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  • There’s been a lot of questions percolating around the blogosphere about taxes and how it affects bloggers who receive products to review on their site. My interest was further intrigued when Jennifer over at www.jleighdesignz.com told me she’d talked to three accountants and none of them had an idea on how to account for this type of situation. Today, I decided to talk to the source and spent about an hour on the phone with the IRS during my lunch break. Here are the conclusions that I came to. Please note that this is my non-professional understanding of the IRS rules as explained to me by two separate gentlemen (one for personal taxes, one for business taxes.) It’s how I plan to file my taxes, but my opinion isn’t a substitute for a professional’s opinion. I’d actually recommend calling the IRS yourself because I found the experience to be very helpful and well worth the call.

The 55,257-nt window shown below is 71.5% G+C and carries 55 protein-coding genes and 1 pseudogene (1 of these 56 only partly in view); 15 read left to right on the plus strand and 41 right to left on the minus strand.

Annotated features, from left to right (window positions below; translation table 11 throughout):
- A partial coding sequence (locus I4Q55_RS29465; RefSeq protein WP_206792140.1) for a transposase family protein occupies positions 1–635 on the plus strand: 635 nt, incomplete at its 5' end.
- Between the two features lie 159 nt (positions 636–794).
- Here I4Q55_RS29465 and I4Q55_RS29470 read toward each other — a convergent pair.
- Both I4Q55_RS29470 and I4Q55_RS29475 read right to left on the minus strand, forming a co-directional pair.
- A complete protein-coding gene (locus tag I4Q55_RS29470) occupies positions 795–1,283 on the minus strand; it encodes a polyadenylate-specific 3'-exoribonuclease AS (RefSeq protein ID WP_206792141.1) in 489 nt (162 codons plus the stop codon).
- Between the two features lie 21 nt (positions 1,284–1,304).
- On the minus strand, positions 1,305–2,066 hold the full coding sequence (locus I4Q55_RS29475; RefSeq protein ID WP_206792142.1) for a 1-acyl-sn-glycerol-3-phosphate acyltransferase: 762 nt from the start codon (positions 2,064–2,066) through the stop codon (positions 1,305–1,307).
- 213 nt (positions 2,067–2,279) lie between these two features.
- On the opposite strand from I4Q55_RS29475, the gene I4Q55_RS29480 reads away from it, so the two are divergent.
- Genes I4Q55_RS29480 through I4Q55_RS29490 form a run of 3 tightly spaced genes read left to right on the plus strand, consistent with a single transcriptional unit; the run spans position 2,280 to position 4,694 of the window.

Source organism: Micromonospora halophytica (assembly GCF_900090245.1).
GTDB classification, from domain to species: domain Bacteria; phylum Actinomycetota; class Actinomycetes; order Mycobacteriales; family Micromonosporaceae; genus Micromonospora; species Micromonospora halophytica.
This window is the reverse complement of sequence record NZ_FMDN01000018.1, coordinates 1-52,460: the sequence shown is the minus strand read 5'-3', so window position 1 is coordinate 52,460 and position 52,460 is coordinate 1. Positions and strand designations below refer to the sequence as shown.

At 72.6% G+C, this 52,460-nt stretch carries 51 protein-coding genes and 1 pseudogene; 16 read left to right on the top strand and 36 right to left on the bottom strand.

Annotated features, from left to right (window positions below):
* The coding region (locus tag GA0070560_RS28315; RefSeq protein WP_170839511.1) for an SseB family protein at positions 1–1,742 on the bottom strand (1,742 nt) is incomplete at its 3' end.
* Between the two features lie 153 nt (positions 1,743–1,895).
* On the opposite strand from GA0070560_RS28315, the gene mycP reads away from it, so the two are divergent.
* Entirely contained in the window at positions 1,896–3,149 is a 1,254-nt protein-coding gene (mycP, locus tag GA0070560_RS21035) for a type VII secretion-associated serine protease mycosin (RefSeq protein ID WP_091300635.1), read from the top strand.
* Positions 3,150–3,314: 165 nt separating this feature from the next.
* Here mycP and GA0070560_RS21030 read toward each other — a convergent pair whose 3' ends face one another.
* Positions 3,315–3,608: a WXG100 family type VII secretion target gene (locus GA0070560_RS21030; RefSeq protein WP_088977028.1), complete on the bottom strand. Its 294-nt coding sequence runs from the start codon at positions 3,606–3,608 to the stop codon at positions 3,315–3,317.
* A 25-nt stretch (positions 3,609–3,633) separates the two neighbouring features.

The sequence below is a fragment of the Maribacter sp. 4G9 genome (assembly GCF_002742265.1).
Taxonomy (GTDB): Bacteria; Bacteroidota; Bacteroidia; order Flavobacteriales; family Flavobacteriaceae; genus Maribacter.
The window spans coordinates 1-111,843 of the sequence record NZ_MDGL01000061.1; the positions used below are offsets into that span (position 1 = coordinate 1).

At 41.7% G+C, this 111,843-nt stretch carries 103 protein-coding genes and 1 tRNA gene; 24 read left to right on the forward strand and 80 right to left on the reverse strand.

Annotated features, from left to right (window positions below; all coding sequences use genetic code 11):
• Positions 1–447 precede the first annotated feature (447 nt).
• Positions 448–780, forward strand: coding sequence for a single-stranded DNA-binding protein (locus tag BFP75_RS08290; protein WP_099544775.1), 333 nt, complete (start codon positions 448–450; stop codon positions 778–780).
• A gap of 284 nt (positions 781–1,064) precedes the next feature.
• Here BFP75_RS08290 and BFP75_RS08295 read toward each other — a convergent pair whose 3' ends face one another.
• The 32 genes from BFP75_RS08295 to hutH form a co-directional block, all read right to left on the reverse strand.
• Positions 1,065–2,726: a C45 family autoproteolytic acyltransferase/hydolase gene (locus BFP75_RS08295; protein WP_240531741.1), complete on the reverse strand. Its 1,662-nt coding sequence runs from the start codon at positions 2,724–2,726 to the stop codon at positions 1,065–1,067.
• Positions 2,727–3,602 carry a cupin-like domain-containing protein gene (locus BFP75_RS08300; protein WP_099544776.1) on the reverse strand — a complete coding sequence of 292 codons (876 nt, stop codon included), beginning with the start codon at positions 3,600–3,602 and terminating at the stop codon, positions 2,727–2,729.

Essentially, the taxes could break down into two different ways – as a hobby or as a business. Each has their own differences which I will attempt to breakdown here. Also remember that these apply to US citizens.

    Scenario 1: Blogging as a Hobby

    First things first – YES YOU HAVE TO REPORT THE FAIR MARKET VALUE OF THAT PRODUCT AS INCOME. You would report this as “Other Income” on line 21 of your Form 1040, Schedule C. (See www.irs.gov FS-2007-26, November 2007.) Receiving products and then blogging about them is considered a barter (this is my opinion) where they are providing you with a product in exchange for a service (which is your review, online exposure, marketing etc.)